10/05/2022

Changes to Common Trust Distributions – The ATO’s Updated Position

In 1979, s.100A was introduced into the Income Tax Assessment Act 1936 (‘ITAA36’) by the then Treasurer, the Right Honourable Mr John Howard.  It’s primary purpose as explained in it’s Explanatory Memorandum, was to prevent tax avoidance by trusts via the introduction of low tax or exempt from tax beneficiaries in such a way as to specifically reduce the total tax impost on the family group.

Decades later, the ATO has focused it’s attention on this section, forever changing the landscape of trust distributions to family members.

In February 2022 the ATO released 4 tax rulings (well, an Alert, a Ruling, a Fact sheet and a Determination, but who’s being picky?!) which redefined their interpretation and application of s.100A ITAA36 and thus preventing many distributions to family members. It’s one of the most significant developments for the taxation of trusts in over two decades.

In their defense, the view they have taken is not entirely incorrect, just highly aggressive and not necessarily in-line with the original intention of the legislation.  That being said, the courts agree with them so all things being equal, their position is here to stay.

The key types of transactions where the ATO’s redefined interpretation is likely to impact are:

  • applications of trust income by a trustee on behalf of a low-income adult beneficiary to meet expenses attributable to them;
  • the retention of income in a trust appointed to a low-income beneficiary; and
  • so called washing machine arrangements whereby income is appointed to a private company and then distributed back to the trustee by way of a franked dividend.

As a result of these ATO rulings:

  • your options to spread your trust income across your family members may be vastly limited; and
  • your family group overall tax payable will probably increase.

More so than at any other time, forward planning to determine distributions is going to be imperative as the fundamental principal of these changes is that any distributions cannot be “paper only”.  The cash needs to physically be moved before 30 June 2022.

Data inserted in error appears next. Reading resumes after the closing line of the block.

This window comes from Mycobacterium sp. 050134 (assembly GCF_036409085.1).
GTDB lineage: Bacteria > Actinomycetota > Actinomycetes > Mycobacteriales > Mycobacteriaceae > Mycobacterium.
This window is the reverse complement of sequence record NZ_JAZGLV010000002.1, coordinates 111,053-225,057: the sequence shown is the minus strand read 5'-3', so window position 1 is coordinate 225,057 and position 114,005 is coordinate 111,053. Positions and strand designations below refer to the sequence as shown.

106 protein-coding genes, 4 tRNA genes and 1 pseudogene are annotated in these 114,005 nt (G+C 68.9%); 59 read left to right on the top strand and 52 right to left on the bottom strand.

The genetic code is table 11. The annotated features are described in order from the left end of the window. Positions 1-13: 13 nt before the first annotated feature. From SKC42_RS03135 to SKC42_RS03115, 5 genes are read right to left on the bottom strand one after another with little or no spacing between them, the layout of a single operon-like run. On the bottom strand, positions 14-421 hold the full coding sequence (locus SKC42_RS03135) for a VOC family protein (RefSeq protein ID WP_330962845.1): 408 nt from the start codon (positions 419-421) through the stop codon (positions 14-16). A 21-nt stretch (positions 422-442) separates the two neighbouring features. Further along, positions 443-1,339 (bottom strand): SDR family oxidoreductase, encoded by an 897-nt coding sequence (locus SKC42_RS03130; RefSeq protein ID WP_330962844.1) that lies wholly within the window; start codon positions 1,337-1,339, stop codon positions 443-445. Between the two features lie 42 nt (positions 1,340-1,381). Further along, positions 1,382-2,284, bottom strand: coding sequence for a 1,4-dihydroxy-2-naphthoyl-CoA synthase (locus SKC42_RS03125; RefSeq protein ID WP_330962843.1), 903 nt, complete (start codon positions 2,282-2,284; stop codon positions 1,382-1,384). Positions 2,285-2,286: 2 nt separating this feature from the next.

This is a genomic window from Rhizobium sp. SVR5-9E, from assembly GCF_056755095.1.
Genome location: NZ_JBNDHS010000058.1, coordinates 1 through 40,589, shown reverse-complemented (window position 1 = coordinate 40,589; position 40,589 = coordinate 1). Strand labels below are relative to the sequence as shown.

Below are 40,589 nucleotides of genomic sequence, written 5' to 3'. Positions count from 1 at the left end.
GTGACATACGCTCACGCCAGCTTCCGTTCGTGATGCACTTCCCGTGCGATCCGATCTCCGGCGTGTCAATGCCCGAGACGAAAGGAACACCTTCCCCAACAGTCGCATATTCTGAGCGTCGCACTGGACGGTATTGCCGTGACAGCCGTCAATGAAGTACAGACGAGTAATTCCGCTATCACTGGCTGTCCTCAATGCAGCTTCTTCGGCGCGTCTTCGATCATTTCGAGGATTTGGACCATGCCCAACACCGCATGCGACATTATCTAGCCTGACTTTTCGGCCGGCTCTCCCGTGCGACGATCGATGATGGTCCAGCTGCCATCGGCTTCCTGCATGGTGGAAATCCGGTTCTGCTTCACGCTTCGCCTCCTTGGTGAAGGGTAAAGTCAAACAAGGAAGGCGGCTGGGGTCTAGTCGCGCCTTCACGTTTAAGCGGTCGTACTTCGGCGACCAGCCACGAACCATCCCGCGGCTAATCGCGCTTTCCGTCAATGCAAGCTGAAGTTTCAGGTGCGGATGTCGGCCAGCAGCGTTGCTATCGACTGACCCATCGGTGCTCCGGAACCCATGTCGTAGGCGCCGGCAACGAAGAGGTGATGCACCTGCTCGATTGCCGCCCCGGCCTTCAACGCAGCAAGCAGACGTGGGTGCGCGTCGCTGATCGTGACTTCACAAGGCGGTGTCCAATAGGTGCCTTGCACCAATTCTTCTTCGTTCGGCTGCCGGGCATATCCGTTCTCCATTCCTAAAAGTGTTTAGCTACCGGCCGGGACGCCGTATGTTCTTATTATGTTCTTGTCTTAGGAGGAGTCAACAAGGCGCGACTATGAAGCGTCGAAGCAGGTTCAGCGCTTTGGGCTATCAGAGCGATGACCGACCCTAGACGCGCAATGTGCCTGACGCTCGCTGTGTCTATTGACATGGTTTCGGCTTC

ATO “ATTACK” ON TRUSTS

For many years, it has been common practice by all business owners and investors who use Family (Discretionary) Trusts to look to spread trust income across family member beneficiaries.  In many trusts, distributions are often made to adult children for asset protection and estate planning purposes.

Sometimes, the adult children in a family may have lower tax rates than their parents, so the overall tax rate % for the family group is lower as a result of the spread of these trust distributions.

However, on 23 February 2022 the ATO issued Taxpayer Alert TA 2022/1 ”Parents benefitting from the trust entitlements of their children over 18 years of age” and it’s a game changer.

It states that the ATO believes parents who make trust distributions to their adult children and then arrange for their children to give the distribution back to them are only doing this to reduce tax. The ATO plans to invalidate the trust distribution and tax the trustee of the trust at 47% on the amount of the distribution, and they may charge penalties on this as well.

The ATO have stated that they can go back as far as the 2015 tax year to review trust distributions.  And just to make sure accountants are singing from the same hymn sheet as them, any accountant seen to be advising clients to undertake any such arrangement as done previously will likely be prosecuted under the Promotor Penalty Regime.  This is so even for distributions made before their change in application.

This is a significant change for trust distributuions and is going to impact not only the 2022 and future financial years, but the close out of 2021 where trusts have not yet finalised their work.

Should you be concerned?  Absolutely.  The ATO have signalled that they intend to review every trust distribution both historically and in the future in order to ensure it has been undertaken in-line with the revised view.  What is not yet clear, is whether there will be any kind of amnesty for trusts voluntarily revising their tax returns to amend distributions to stay within the limits off the new view.

So what do you need to be doing?

Firstly:  plan for the end of FY22.  Speak to your tax advisor and undertake the tax planning they no doubt have been hounding you to do.

Secondly:  if you haven’t finalised FY21 yet, do so applying the new rules.  Better to be safe than sorry.

Thirdly:  if you are trading through a trust, discuss with your advisor whether this is still the best type of structure for you.  Perhaps the time has come to undertake some restructuring.

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